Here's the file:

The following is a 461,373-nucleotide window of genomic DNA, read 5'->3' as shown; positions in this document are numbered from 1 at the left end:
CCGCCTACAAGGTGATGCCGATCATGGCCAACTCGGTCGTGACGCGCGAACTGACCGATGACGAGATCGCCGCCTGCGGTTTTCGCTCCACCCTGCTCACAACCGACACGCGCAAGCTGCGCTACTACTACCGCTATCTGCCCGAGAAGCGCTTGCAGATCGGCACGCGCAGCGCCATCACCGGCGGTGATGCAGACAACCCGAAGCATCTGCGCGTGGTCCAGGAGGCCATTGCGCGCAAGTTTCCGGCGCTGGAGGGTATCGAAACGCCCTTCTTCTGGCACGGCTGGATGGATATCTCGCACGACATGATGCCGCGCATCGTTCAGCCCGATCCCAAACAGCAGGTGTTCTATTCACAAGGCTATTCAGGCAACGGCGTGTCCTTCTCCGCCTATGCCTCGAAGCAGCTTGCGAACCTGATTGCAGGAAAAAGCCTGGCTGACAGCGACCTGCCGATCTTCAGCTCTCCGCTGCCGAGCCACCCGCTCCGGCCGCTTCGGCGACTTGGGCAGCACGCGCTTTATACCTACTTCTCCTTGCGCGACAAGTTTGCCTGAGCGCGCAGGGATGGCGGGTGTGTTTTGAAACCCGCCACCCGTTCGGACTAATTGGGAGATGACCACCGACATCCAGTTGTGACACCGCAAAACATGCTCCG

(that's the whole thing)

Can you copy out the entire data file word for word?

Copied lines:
The following is a 461,373-nucleotide window of genomic DNA, read 5'->3' as shown; positions in this document are numbered from 1 at the left end:
CCGCCTACAAGGTGATGCCGATCATGGCCAACTCGGTCGTGACGCGCGAACTGACCGATGACGAGATCGCCGCCTGCGGTTTTCGCTCCACCCTGCTCACAACCGACACGCGCAAGCTGCGCTACTACTACCGCTATCTGCCCGAGAAGCGCTTGCAGATCGGCACGCGCAGCGCCATCACCGGCGGTGATGCAGACAACCCGAAGCATCTGCGCGTGGTCCAGGAGGCCATTGCGCGCAAGTTTCCGGCGCTGGAGGGTATCGAAACGCCCTTCTTCTGGCACGGCTGGATGGATATCTCGCACGACATGATGCCGCGCATCGTTCAGCCCGATCCCAAACAGCAGGTGTTCTATTCACAAGGCTATTCAGGCAACGGCGTGTCCTTCTCCGCCTATGCCTCGAAGCAGCTTGCGAACCTGATTGCAGGAAAAAGCCTGGCTGACAGCGACCTGCCGATCTTCAGCTCTCCGCTGCCGAGCCACCCGCTCCGGCCGCTTCGGCGACTTGGGCAGCACGCGCTTTATACCTACTTCTCCTTGCGCGACAAGTTTGCCTGAGCGCGCAGGGATGGCGGGTGTGTTTTGAAACCCGCCACCCGTTCGGACTAATTGGGAGATGACCACCGACATCCAGTTGTGACACCGCAAAACATGCTCCG